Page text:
[Lincoln’s first codename was “nuts” – not that there’s anything wrong with that]
I once heard someone ask Isaac Asimov, one of the most published individuals of all time, how could he possibly write all those books? Asimov responded: “It’s simple. I never rewrite anything.”
It would be nice if our culture followed that advice with regards to historical figures.
But no. We must mythologize them. If they are hated, we will be able to hate with impunity and without apology. They are the perfect movie villains. No one complains about the portrayal of Hitler in the Indiana Jones’ movies or Inglourious Basterds or as a subtitled parody of this scene. And we assign these hated individuals to the opposition. Godwin’s Law was invented specifically for this phenomenon and states “As an online discussion grows longer, the probability of a comparison involving Nazis or Hitler approaches 1.”
The converse is also true. Our heros are lauded and feted beyond human recognition. Hence, we now have Abraham Lincoln as a vampire hunter:
(Apparently Lincoln wanted to rid the US of vampires… but he wasn’t successful if you look at the current members of Congress. Still, we should be thankful that there can’t possibly be a sequel to this film — unless Ulysses S Grant ends up fighting zombies.) And, just as we claim Hitler to be part of the opposition, we love to take our heroes and make them one of us.
In science, extraordinary claims require extraordinary evidence. Andrew Sullivan makes his radical case by time-traveling gadar and proof by intimidation. I mean, how many times does one need to say “obvious” in lieu of citations before you don’t need to cite the citations? (Perhaps part of the problem is that Sullivan’s “scholarship” may be based on a book by Larry Flynt, a man so confused about US history that he is quoted as saying Thomas Jefferson wrote the US Constitution.) Sullivan claims Lincoln slept with men but conveniently omits that Lincoln also had boys in his bed. Then again, homophobes often relate the two anyway and maybe Sullivan didn’t want to be redundant.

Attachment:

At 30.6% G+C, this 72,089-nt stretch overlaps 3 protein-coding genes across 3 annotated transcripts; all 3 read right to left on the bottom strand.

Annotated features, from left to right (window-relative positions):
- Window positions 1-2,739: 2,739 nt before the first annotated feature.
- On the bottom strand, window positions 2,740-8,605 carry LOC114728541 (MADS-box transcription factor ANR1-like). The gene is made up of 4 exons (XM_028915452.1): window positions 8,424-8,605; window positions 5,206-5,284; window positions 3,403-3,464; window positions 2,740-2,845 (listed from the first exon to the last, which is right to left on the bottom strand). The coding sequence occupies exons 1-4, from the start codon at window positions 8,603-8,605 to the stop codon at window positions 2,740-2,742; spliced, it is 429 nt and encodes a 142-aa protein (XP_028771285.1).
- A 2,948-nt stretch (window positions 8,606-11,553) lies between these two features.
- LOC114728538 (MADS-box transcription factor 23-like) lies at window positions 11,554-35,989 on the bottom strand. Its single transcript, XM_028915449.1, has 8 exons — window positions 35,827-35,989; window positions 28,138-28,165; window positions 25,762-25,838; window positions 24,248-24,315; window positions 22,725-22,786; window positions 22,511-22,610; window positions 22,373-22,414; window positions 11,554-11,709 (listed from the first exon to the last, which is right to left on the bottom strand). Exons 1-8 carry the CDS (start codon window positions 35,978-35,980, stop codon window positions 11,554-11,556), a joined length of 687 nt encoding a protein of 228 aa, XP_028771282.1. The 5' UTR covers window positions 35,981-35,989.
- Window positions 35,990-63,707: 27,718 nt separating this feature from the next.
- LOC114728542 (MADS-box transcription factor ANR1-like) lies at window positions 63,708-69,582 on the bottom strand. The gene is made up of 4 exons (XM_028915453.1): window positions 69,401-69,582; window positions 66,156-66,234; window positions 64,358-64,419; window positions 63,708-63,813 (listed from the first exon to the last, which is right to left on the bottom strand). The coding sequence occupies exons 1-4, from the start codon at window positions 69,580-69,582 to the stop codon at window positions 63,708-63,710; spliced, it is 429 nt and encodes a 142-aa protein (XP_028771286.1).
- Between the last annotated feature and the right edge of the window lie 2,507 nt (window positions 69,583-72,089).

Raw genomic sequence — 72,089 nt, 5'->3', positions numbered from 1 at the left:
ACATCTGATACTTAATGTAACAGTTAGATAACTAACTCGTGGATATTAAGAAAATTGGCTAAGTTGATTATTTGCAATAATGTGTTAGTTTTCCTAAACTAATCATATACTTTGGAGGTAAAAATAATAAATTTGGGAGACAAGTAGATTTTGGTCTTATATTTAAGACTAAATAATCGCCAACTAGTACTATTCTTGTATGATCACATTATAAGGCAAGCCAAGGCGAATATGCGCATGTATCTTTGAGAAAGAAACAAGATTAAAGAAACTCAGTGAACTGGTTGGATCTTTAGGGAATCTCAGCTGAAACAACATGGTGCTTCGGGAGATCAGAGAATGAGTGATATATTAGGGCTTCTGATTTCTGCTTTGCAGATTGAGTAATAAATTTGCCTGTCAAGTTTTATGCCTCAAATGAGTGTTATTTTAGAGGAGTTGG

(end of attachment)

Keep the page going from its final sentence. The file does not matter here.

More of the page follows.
Curious, too, that Sullivan states Walt Whitman to be the other greatest gay American. After all, Eleanor Roosevelt had a more profound effect on the nation than Whitman — and there is far more hearsay evidence that Mrs. Roosevelt dabbled in a gay relationship than is available for the case of Lincoln. Mr. Sullivan: don’t lesbians count? Are you a gay chauvinist pig?
Still, these observations don’t explain the need for Sullivan to promote Lincoln as gay. Perhaps the answer lies in the fact that Andrew Sullivan, a proud Republican, endorsed Democratic presidential candidate Sen John Kerry in 2004 and Democratic presidential candidate Sen Barack Obama in 2008. Sullivan is not a self-hating homosexual; he’s a self-hating liberal. Why is he still in the
closet log cabin?
Is this just a case of GOPness envy?
In truth, Sullivan wants to somehow equate a great President with homosexuality. Not that there’s anything wrong with that. But it’s a slippery slope. Because implicit in that discussion is that somehow Lincoln’s greatness was because he was (allegedly) gay.
Which brings us to Mr. Lincoln’s predecessor, James Buchanan.
There is far more documentation that President Buchanan — a life-long bachelor (not that there’s anything wrong with that) — was gay. In fact, while Sullivan discusses cryptically how Lincoln had a “breakdown” when a male companion left (specifics please!), there is plenty of evidence that Buchanan lamented over the loss of a man moving away. Even more significant: Buchanan, like Lincoln, was born in a log cabin — allowing the Log Cabin Republicans to keep the more important aspect of their organization’s name.
So why celebrate Lincoln’s supposed gayness while ignoring Buchanan’s better documented orientation? I think it has something to do with the fact that Buchanan is routinely ranked as one of our worst Presidents. Neither clever enough a politician to stay ahead of events that directly led to the Civil War nor resolute enough to convince the States they were not allowed to leave the Union, his attitude after South Carolina’s secession was the defeatist: “I am the last President of the United States!”
And we can’t have that coupled to homosexuality!
Of course, gay men and women are usually making the argument that being gay has nothing to do with how they work their job. There is really no need to retrocouple Lincoln and homosexuality any more than Lincoln and vampire hunting. After all, what’s really important is that Abraham Lincoln was America’s first black president.
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